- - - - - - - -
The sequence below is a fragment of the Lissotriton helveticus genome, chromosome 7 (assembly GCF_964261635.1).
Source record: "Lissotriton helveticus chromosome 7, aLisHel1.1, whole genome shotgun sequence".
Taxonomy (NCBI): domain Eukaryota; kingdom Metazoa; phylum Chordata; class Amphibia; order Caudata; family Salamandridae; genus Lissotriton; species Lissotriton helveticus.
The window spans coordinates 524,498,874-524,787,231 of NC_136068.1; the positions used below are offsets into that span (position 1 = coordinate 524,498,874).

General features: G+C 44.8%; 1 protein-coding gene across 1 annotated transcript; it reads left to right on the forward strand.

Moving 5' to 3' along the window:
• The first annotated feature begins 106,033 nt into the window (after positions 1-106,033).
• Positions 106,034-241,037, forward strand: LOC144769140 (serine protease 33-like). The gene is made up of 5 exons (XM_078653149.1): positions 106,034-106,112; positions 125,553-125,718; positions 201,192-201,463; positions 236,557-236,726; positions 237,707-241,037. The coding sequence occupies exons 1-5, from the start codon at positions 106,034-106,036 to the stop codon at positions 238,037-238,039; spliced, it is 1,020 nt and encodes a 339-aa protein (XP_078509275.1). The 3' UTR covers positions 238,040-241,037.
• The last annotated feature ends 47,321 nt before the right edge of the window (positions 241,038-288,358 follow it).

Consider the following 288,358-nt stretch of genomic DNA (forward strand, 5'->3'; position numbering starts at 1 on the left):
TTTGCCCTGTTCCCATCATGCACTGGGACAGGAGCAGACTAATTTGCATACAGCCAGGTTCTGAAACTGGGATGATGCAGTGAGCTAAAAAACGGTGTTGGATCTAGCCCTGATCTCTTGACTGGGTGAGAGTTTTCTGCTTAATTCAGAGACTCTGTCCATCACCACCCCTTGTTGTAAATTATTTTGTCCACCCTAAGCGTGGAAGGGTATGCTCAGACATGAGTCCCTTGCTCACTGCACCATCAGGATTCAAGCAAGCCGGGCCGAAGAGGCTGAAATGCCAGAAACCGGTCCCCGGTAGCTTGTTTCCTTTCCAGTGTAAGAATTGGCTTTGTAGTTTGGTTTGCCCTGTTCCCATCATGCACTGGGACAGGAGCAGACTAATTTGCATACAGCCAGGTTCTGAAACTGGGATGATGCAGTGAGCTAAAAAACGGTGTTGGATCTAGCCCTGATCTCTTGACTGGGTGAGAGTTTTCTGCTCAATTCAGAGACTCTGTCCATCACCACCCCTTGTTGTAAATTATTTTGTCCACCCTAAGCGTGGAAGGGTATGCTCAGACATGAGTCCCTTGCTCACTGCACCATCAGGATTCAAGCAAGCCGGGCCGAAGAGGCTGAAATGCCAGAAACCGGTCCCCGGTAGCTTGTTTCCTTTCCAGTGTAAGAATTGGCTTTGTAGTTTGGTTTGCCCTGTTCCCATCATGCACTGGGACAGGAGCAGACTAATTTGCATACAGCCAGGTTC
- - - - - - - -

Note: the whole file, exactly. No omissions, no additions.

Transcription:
The sequence below is a fragment of the Lissotriton helveticus genome, chromosome 7 (assembly GCF_964261635.1).
Source record: "Lissotriton helveticus chromosome 7, aLisHel1.1, whole genome shotgun sequence".
Taxonomy (NCBI): domain Eukaryota; kingdom Metazoa; phylum Chordata; class Amphibia; order Caudata; family Salamandridae; genus Lissotriton; species Lissotriton helveticus.
The window spans coordinates 524,498,874-524,787,231 of NC_136068.1; the positions used below are offsets into that span (position 1 = coordinate 524,498,874).

General features: G+C 44.8%; 1 protein-coding gene across 1 annotated transcript; it reads left to right on the forward strand.

Moving 5' to 3' along the window:
• The first annotated feature begins 106,033 nt into the window (after positions 1-106,033).
• Positions 106,034-241,037, forward strand: LOC144769140 (serine protease 33-like). The gene is made up of 5 exons (XM_078653149.1): positions 106,034-106,112; positions 125,553-125,718; positions 201,192-201,463; positions 236,557-236,726; positions 237,707-241,037. The coding sequence occupies exons 1-5, from the start codon at positions 106,034-106,036 to the stop codon at positions 238,037-238,039; spliced, it is 1,020 nt and encodes a 339-aa protein (XP_078509275.1). The 3' UTR covers positions 238,040-241,037.
• The last annotated feature ends 47,321 nt before the right edge of the window (positions 241,038-288,358 follow it).

Consider the following 288,358-nt stretch of genomic DNA (forward strand, 5'->3'; position numbering starts at 1 on the left):
TTTGCCCTGTTCCCATCATGCACTGGGACAGGAGCAGACTAATTTGCATACAGCCAGGTTCTGAAACTGGGATGATGCAGTGAGCTAAAAAACGGTGTTGGATCTAGCCCTGATCTCTTGACTGGGTGAGAGTTTTCTGCTTAATTCAGAGACTCTGTCCATCACCACCCCTTGTTGTAAATTATTTTGTCCACCCTAAGCGTGGAAGGGTATGCTCAGACATGAGTCCCTTGCTCACTGCACCATCAGGATTCAAGCAAGCCGGGCCGAAGAGGCTGAAATGCCAGAAACCGGTCCCCGGTAGCTTGTTTCCTTTCCAGTGTAAGAATTGGCTTTGTAGTTTGGTTTGCCCTGTTCCCATCATGCACTGGGACAGGAGCAGACTAATTTGCATACAGCCAGGTTCTGAAACTGGGATGATGCAGTGAGCTAAAAAACGGTGTTGGATCTAGCCCTGATCTCTTGACTGGGTGAGAGTTTTCTGCTCAATTCAGAGACTCTGTCCATCACCACCCCTTGTTGTAAATTATTTTGTCCACCCTAAGCGTGGAAGGGTATGCTCAGACATGAGTCCCTTGCTCACTGCACCATCAGGATTCAAGCAAGCCGGGCCGAAGAGGCTGAAATGCCAGAAACCGGTCCCCGGTAGCTTGTTTCCTTTCCAGTGTAAGAATTGGCTTTGTAGTTTGGTTTGCCCTGTTCCCATCATGCACTGGGACAGGAGCAGACTAATTTGCATACAGCCAGGTTC